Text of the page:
Arts Council England has allocated £2.6m worth of funding to 68 local authorities in a bid to furnish 98% of libraries in England with "free, good quality" wi-fi by March 2016.
ACE, on behalf of the department for culture, media and sport (DCMS), will deliver a one-off funding programme to enable all libraries in England to provide free, accessible wi-fi for their users.
The organisation said an estimate 16% of households do not have access to the internet. The funding will enable over 1,000 libraries to either provide wi-fi for the first time, or to upgrade their current provision to make it faster and more easily accessible.
A spokesperson for ACE said: “We recognise the importance of safeguarding a service that is fit for purpose now and in the future. This includes promotion of increased usage of libraries, improved engagement of users and tackling digital exclusion.”
Culture minister Ed Vaizey added: “It is a vital step to ensuring that all public libraries can provide wi-fi access to their communities. As more services become available online, this will increasingly make libraries the place to go for people who don’t have the access or the confidence to use digital services.
“Libraries are already supporting a wide range of online services, from applying for jobs to local information. This is a significant milestone in the on-going work of the Leadership for Libraries Taskforce to help libraries grow and modernise.”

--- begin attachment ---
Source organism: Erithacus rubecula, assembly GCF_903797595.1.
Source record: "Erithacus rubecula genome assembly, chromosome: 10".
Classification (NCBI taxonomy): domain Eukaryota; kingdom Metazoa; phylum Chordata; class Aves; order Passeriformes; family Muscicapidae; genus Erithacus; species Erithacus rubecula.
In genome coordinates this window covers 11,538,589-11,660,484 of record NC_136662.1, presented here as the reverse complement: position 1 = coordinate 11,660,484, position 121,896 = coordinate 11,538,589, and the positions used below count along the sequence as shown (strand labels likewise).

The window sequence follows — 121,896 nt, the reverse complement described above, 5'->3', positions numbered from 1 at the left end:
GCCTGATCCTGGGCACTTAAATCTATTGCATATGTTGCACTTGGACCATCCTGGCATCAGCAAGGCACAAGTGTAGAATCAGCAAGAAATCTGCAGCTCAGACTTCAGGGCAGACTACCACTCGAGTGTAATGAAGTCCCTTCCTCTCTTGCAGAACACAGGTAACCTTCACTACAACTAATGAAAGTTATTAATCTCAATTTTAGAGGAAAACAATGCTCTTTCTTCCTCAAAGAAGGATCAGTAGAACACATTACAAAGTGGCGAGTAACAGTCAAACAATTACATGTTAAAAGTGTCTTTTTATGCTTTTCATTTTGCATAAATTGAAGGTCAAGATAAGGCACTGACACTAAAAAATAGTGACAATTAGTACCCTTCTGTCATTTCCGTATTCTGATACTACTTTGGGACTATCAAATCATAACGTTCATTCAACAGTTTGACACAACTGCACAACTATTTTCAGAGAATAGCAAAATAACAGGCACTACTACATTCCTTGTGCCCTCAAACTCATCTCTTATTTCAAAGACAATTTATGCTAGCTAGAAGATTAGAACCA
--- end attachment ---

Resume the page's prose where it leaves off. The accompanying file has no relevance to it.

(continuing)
Earlier this year, it was reported that the government would provide £7.4m to furnish England's public libraries with wi-fi. However, Arts Council England told The Bookseller the initial budget for the fund was based on a survey into wi-fi provision carried out by DCMS in January and February 2015. It said: "By the time the funding programme launched in July 2015 a number of local authorities had installed their own solutions and over 300 additional libraries were providing free access to wi-fi.
"In addition, the actual cost of installations agreed by local authorities who applied for both new installation and upgrades has been less than the estimated costs provided by government. This reflects the requirement for applications to demonstrate value for money."
The wi-fi in public libraries in England fund was set up following William Sieghart’s independent report on libraries and is an early priority for the Libraries Task Force.